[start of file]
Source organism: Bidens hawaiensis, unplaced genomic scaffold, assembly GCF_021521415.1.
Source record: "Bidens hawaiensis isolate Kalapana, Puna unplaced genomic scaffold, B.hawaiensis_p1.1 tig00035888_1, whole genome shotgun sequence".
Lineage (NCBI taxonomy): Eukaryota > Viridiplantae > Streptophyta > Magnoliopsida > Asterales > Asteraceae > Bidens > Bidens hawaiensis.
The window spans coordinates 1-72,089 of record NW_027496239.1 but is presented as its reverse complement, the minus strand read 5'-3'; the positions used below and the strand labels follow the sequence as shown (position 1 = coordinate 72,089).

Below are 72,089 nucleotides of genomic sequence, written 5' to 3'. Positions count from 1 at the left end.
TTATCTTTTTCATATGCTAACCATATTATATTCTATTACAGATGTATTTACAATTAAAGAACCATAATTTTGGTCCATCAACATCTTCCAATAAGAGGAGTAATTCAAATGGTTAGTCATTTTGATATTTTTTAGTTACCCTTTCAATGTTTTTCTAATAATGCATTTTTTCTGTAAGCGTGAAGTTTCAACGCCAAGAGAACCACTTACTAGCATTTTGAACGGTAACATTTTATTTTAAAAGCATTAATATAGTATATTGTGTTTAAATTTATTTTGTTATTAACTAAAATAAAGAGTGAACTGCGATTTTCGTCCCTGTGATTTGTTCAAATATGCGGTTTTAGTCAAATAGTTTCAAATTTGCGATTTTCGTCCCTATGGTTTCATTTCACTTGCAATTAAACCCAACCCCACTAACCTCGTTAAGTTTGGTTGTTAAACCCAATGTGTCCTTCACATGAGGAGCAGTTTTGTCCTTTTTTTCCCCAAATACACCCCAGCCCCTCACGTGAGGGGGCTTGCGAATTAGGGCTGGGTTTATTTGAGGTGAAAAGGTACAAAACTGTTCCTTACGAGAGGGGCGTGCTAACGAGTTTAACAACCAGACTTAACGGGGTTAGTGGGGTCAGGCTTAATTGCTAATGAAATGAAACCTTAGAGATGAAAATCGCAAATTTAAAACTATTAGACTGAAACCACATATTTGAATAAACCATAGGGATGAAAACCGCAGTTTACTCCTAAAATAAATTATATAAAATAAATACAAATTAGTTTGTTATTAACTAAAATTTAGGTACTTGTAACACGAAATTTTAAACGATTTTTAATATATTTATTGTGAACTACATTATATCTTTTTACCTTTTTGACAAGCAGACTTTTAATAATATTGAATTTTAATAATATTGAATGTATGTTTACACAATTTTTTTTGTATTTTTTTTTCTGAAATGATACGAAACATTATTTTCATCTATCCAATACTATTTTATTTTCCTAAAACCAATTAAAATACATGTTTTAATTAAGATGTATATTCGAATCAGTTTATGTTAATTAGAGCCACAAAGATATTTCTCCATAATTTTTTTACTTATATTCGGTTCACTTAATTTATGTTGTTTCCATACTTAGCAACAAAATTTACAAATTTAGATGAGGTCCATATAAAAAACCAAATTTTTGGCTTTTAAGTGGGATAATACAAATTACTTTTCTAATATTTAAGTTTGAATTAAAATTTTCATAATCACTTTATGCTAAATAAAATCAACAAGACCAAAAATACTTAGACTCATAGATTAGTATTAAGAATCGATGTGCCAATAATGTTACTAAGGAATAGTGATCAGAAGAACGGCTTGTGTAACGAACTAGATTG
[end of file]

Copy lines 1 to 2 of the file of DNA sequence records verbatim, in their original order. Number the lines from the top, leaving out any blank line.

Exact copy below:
Source organism: Bidens hawaiensis, unplaced genomic scaffold, assembly GCF_021521415.1.
Source record: "Bidens hawaiensis isolate Kalapana, Puna unplaced genomic scaffold, B.hawaiensis_p1.1 tig00035888_1, whole genome shotgun sequence".